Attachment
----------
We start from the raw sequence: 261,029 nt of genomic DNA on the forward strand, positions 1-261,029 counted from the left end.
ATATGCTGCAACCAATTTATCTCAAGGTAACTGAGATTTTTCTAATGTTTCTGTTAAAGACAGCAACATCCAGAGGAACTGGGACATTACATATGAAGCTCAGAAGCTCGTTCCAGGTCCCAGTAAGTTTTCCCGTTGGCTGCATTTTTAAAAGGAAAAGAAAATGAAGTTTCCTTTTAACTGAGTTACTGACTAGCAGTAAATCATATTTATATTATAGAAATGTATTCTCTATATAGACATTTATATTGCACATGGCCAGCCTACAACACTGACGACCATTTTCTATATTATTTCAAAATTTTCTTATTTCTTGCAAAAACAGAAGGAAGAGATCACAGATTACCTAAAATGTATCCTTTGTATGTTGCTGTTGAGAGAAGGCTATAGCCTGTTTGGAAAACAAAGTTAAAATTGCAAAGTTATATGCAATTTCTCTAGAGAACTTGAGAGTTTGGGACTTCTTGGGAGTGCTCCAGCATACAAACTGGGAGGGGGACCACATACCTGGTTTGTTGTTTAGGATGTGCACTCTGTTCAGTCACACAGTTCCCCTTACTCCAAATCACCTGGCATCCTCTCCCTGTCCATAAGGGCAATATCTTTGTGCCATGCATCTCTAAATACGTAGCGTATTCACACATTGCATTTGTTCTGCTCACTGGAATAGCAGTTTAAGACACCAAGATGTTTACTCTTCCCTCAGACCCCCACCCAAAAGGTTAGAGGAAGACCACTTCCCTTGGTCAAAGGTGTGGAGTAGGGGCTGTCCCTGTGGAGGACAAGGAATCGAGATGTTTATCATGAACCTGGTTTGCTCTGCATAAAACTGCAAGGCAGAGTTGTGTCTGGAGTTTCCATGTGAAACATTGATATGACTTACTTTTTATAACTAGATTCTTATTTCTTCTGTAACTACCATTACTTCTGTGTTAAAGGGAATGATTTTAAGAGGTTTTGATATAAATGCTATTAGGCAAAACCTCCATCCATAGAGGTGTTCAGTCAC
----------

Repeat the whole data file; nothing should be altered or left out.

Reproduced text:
We start from the raw sequence: 261,029 nt of genomic DNA on the forward strand, positions 1-261,029 counted from the left end.
ATATGCTGCAACCAATTTATCTCAAGGTAACTGAGATTTTTCTAATGTTTCTGTTAAAGACAGCAACATCCAGAGGAACTGGGACATTACATATGAAGCTCAGAAGCTCGTTCCAGGTCCCAGTAAGTTTTCCCGTTGGCTGCATTTTTAAAAGGAAAAGAAAATGAAGTTTCCTTTTAACTGAGTTACTGACTAGCAGTAAATCATATTTATATTATAGAAATGTATTCTCTATATAGACATTTATATTGCACATGGCCAGCCTACAACACTGACGACCATTTTCTATATTATTTCAAAATTTTCTTATTTCTTGCAAAAACAGAAGGAAGAGATCACAGATTACCTAAAATGTATCCTTTGTATGTTGCTGTTGAGAGAAGGCTATAGCCTGTTTGGAAAACAAAGTTAAAATTGCAAAGTTATATGCAATTTCTCTAGAGAACTTGAGAGTTTGGGACTTCTTGGGAGTGCTCCAGCATACAAACTGGGAGGGGGACCACATACCTGGTTTGTTGTTTAGGATGTGCACTCTGTTCAGTCACACAGTTCCCCTTACTCCAAATCACCTGGCATCCTCTCCCTGTCCATAAGGGCAATATCTTTGTGCCATGCATCTCTAAATACGTAGCGTATTCACACATTGCATTTGTTCTGCTCACTGGAATAGCAGTTTAAGACACCAAGATGTTTACTCTTCCCTCAGACCCCCACCCAAAAGGTTAGAGGAAGACCACTTCCCTTGGTCAAAGGTGTGGAGTAGGGGCTGTCCCTGTGGAGGACAAGGAATCGAGATGTTTATCATGAACCTGGTTTGCTCTGCATAAAACTGCAAGGCAGAGTTGTGTCTGGAGTTTCCATGTGAAACATTGATATGACTTACTTTTTATAACTAGATTCTTATTTCTTCTGTAACTACCATTACTTCTGTGTTAAAGGGAATGATTTTAAGAGGTTTTGATATAAATGCTATTAGGCAAAACCTCCATCCATAGAGGTGTTCAGTCAC